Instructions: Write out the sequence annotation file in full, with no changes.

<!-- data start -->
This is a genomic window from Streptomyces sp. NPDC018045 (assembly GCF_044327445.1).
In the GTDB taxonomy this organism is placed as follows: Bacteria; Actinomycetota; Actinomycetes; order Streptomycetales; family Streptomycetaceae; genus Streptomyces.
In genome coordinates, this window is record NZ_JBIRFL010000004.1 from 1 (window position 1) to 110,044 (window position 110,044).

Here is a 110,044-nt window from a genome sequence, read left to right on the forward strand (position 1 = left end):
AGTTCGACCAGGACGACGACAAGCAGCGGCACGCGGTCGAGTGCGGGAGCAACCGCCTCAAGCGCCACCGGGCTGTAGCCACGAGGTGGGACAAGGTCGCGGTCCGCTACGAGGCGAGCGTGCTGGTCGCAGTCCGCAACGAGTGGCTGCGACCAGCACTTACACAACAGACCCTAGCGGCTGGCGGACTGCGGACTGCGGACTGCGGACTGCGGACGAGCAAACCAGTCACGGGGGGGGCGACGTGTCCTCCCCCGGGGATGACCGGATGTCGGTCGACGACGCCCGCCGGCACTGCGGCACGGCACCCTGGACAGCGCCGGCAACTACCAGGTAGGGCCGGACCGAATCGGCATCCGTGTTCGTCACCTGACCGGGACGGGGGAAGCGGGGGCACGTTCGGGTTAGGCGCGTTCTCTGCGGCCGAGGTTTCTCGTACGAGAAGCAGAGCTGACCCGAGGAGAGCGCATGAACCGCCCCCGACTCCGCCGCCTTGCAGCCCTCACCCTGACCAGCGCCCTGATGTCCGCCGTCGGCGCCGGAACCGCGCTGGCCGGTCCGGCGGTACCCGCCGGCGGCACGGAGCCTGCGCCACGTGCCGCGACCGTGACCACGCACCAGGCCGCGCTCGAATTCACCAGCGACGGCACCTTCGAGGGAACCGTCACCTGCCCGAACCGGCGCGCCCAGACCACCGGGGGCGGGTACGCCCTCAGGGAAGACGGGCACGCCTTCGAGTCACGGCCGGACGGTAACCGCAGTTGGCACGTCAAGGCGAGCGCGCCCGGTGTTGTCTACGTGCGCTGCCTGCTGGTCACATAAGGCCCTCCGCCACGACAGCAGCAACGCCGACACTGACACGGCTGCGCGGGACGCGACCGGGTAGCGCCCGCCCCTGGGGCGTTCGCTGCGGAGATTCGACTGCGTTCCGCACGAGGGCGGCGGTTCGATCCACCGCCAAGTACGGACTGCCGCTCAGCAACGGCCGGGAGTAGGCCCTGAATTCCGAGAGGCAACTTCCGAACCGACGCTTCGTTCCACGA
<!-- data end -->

This is a genomic window from Streptomyces sp. NPDC018045 (assembly GCF_044327445.1).
In the GTDB taxonomy this organism is placed as follows: Bacteria; Actinomycetota; Actinomycetes; order Streptomycetales; family Streptomycetaceae; genus Streptomyces.
In genome coordinates, this window is record NZ_JBIRFL010000004.1 from 1 (window position 1) to 110,044 (window position 110,044).

Here is a 110,044-nt window from a genome sequence, read left to right on the forward strand (position 1 = left end):
AGTTCGACCAGGACGACGACAAGCAGCGGCACGCGGTCGAGTGCGGGAGCAACCGCCTCAAGCGCCACCGGGCTGTAGCCACGAGGTGGGACAAGGTCGCGGTCCGCTACGAGGCGAGCGTGCTGGTCGCAGTCCGCAACGAGTGGCTGCGACCAGCACTTACACAACAGACCCTAGCGGCTGGCGGACTGCGGACTGCGGACTGCGGACTGCGGACGAGCAAACCAGTCACGGGGGGGGCGACGTGTCCTCCCCCGGGGATGACCGGATGTCGGTCGACGACGCCCGCCGGCACTGCGGCACGGCACCCTGGACAGCGCCGGCAACTACCAGGTAGGGCCGGACCGAATCGGCATCCGTGTTCGTCACCTGACCGGGACGGGGGAAGCGGGGGCACGTTCGGGTTAGGCGCGTTCTCTGCGGCCGAGGTTTCTCGTACGAGAAGCAGAGCTGACCCGAGGAGAGCGCATGAACCGCCCCCGACTCCGCCGCCTTGCAGCCCTCACCCTGACCAGCGCCCTGATGTCCGCCGTCGGCGCCGGAACCGCGCTGGCCGGTCCGGCGGTACCCGCCGGCGGCACGGAGCCTGCGCCACGTGCCGCGACCGTGACCACGCACCAGGCCGCGCTCGAATTCACCAGCGACGGCACCTTCGAGGGAACCGTCACCTGCCCGAACCGGCGCGCCCAGACCACCGGGGGCGGGTACGCCCTCAGGGAAGACGGGCACGCCTTCGAGTCACGGCCGGACGGTAACCGCAGTTGGCACGTCAAGGCGAGCGCGCCCGGTGTTGTCTACGTGCGCTGCCTGCTGGTCACATAAGGCCCTCCGCCACGACAGCAGCAACGCCGACACTGACACGGCTGCGCGGGACGCGACCGGGTAGCGCCCGCCCCTGGGGCGTTCGCTGCGGAGATTCGACTGCGTTCCGCACGAGGGCGGCGGTTCGATCCACCGCCAAGTACGGACTGCCGCTCAGCAACGGCCGGGAGTAGGCCCTGAATTCCGAGAGGCAACTTCCGAACCGACGCTTCGTTCCACGA